The Portland Tribune is a KOIN 6 News media partner.
PORTLAND, Ore. (PORTLAND TRIBUNE) — Hillsboro officials have reached a settlement with a woman who claimed racial discrimination in a 2020 lawsuit against the city’s police department.
After a judge largely sided with the plaintiff, Hillsboro agreed to pay Jean Coppedge $90,000 to avoid further legal proceedings in federal court. In her complaint, Coppedge sought $600,000 in damages following a call to police in 2019, which she asserts led to a biased investigation against her.
Coppedge called police to her Hillsboro home, saying her neighbors verbally and physically harassed and assaulted her after she asked them to stop their dog from urinating on her lawn. She said they shouted racial slurs at her and threw her walking cane into the street.
When Officer James Schoeffler and Sgt. Clint Chrz arrived, Coppedge alleges that they took the side of the neighbors and didn’t take her claims against them seriously, saying that her mental illness and previous conflicts with other neighbors undercut her credibility.
Coppedge is Black. The neighbors involved, as well as the two officers who responded, are white.
In her complaint, Coppedge alleges that the officers instead helped other neighbors file a police report against her, which she says was used by her landlord to evict her from her rental unit.
The incident was recorded on body-worn cameras, though court documents state that the officers involved “disabled the audio” on their cameras during parts of their own “private conversations.”
Coppedge scheduled a meeting with Hillsboro Police Department officials shortly after, expressing her displeasure with the investigation and the officers’ conduct. Police then reviewed the body camera footage and the police report, ultimately concluding that the officers’ recounting was fair and accurate.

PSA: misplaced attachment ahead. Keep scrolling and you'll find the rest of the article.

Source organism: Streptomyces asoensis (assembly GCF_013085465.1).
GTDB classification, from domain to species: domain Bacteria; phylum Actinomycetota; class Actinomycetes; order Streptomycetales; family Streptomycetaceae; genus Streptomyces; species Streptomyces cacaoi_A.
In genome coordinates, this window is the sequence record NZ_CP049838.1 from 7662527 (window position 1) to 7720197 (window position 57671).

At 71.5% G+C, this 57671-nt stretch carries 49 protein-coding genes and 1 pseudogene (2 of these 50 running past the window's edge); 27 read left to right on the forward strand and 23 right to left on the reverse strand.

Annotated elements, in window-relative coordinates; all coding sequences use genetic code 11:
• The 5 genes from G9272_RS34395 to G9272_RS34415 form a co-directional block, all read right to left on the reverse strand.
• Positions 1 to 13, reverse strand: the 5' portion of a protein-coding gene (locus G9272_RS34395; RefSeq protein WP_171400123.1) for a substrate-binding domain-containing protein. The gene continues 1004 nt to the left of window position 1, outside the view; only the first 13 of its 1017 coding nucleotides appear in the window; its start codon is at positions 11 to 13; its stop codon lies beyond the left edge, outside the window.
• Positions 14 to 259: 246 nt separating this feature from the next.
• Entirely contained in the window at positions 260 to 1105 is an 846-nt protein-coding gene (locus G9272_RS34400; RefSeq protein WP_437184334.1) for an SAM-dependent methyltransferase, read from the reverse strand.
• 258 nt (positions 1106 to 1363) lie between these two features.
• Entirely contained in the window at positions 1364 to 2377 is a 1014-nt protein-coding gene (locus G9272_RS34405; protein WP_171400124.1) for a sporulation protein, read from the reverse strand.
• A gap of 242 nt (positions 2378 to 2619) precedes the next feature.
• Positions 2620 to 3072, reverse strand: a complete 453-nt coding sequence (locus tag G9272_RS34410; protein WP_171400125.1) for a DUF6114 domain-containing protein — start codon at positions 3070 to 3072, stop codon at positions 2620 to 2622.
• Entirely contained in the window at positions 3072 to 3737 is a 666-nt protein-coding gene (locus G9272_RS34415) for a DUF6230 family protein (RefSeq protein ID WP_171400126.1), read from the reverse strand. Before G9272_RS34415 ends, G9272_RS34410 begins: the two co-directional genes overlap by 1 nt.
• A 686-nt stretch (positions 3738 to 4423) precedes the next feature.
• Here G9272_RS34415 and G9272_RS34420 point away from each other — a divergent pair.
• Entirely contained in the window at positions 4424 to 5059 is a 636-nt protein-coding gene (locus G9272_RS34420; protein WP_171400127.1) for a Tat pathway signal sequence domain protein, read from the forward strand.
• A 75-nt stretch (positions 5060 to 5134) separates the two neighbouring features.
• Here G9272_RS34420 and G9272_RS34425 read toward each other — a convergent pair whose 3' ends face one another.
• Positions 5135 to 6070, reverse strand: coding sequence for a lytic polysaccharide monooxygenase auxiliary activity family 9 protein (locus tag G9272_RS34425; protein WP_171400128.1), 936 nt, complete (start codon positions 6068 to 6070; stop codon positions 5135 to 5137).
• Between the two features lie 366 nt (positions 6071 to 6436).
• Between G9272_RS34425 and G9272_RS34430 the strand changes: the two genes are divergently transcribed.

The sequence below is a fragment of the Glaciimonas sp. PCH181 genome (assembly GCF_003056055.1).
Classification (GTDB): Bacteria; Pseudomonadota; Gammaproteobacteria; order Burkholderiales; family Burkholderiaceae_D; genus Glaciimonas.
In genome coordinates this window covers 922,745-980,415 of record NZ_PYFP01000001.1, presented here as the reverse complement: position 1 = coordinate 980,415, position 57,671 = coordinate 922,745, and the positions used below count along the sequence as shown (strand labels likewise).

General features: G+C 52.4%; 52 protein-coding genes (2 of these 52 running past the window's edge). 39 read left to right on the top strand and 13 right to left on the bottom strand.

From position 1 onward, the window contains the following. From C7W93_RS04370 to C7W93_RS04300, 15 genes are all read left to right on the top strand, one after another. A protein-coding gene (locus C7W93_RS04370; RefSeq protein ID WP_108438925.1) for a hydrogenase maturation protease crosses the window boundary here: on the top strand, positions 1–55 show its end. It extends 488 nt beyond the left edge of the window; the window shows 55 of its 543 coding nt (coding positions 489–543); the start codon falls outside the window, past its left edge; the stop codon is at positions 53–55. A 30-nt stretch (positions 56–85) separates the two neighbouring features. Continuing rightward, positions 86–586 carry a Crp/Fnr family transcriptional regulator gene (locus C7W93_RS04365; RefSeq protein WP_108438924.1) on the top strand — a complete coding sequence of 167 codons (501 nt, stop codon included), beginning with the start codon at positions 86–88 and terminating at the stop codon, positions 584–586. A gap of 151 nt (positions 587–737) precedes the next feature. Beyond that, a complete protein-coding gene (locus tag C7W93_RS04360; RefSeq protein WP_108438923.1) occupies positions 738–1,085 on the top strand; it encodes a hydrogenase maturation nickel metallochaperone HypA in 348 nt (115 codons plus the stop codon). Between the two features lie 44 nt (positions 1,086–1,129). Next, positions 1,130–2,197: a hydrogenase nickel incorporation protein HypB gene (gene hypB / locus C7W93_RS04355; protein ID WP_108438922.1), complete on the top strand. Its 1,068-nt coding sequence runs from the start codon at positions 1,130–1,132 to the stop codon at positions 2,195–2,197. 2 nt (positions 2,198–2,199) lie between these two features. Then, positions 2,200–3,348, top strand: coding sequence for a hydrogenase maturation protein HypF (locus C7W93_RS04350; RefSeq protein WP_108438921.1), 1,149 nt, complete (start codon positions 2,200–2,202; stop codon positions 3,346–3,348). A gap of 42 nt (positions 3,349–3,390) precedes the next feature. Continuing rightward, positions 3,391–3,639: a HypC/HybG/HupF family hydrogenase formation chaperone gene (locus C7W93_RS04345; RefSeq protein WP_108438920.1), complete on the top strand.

Coppedge filed a civil complaint against the city in state court in 2020, saying that the police department conducted a biased investigation that violated her due process and civil rights. Last year, the lawsuit was escalated to federal court.
In her findings and recommendations on the case, U.S. Magistrate Judge Youlee Yim You largely sided with Coppedge, saying that her discrimination arguments were valid.
“Here, viewing all the facts in the light most favorable to (the) plaintiff, it is not implausible for a factfinder to infer intentional discrimination from the defendants’ actions and omissions,” she wrote on March 31.
Of those omissions, the judge pointed to Coppedge’s assertion that Schoeffler omitted from his police report that her neighbors admitted to saying racial slurs and throwing her walking stick into the street.
“Moreover, (the) plaintiff sufficiently alleges that during the investigation, Officer Schoeffler and Sergeant Chrz, addressed her in a condescending and dismissive manner — a stark contrast to the warm commentary and advice provided to (the) plaintiff’s non-African American neighbors,” the judge’s findings continued.
Much of the legal debate centered around an area of Oregon law known as the Public Accommodations Act. It states that all Oregonians have the right to take advantage of public services and facilities without discrimination or restriction based on race, color, religion, sex, or other factors.